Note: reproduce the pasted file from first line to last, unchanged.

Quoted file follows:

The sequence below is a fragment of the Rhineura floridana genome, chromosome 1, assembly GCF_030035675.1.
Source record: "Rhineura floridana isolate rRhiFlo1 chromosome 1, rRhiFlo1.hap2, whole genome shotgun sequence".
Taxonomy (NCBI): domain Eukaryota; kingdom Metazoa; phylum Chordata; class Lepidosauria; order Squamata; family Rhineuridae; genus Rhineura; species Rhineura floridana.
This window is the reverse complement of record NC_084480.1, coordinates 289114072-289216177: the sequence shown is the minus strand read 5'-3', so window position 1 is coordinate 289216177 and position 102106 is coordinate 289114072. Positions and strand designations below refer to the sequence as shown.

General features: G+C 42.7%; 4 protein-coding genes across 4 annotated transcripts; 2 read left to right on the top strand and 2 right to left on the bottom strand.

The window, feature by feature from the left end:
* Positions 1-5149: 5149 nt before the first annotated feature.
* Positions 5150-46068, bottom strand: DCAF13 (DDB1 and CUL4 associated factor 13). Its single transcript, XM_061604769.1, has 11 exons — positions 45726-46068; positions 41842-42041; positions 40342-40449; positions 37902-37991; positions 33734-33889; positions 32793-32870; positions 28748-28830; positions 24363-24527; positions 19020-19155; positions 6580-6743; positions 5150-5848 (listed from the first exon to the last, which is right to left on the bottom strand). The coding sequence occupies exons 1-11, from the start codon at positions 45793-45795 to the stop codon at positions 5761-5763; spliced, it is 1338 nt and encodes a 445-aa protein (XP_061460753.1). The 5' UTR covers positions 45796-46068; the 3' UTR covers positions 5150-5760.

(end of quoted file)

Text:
The sequence below is a fragment of the Rhineura floridana genome, chromosome 1, assembly GCF_030035675.1.
Source record: "Rhineura floridana isolate rRhiFlo1 chromosome 1, rRhiFlo1.hap2, whole genome shotgun sequence".
Taxonomy (NCBI): domain Eukaryota; kingdom Metazoa; phylum Chordata; class Lepidosauria; order Squamata; family Rhineuridae; genus Rhineura; species Rhineura floridana.
This window is the reverse complement of record NC_084480.1, coordinates 289114072-289216177: the sequence shown is the minus strand read 5'-3', so window position 1 is coordinate 289216177 and position 102106 is coordinate 289114072. Positions and strand designations below refer to the sequence as shown.

General features: G+C 42.7%; 4 protein-coding genes across 4 annotated transcripts; 2 read left to right on the top strand and 2 right to left on the bottom strand.

The window, feature by feature from the left end:
* Positions 1-5149: 5149 nt before the first annotated feature.
* Positions 5150-46068, bottom strand: DCAF13 (DDB1 and CUL4 associated factor 13). Its single transcript, XM_061604769.1, has 11 exons — positions 45726-46068; positions 41842-42041; positions 40342-40449; positions 37902-37991; positions 33734-33889; positions 32793-32870; positions 28748-28830; positions 24363-24527; positions 19020-19155; positions 6580-6743; positions 5150-5848 (listed from the first exon to the last, which is right to left on the bottom strand). The coding sequence occupies exons 1-11, from the start codon at positions 45793-45795 to the stop codon at positions 5761-5763; spliced, it is 1338 nt and encodes a 445-aa protein (XP_061460753.1). The 5' UTR covers positions 45796-46068; the 3' UTR covers positions 5150-5760.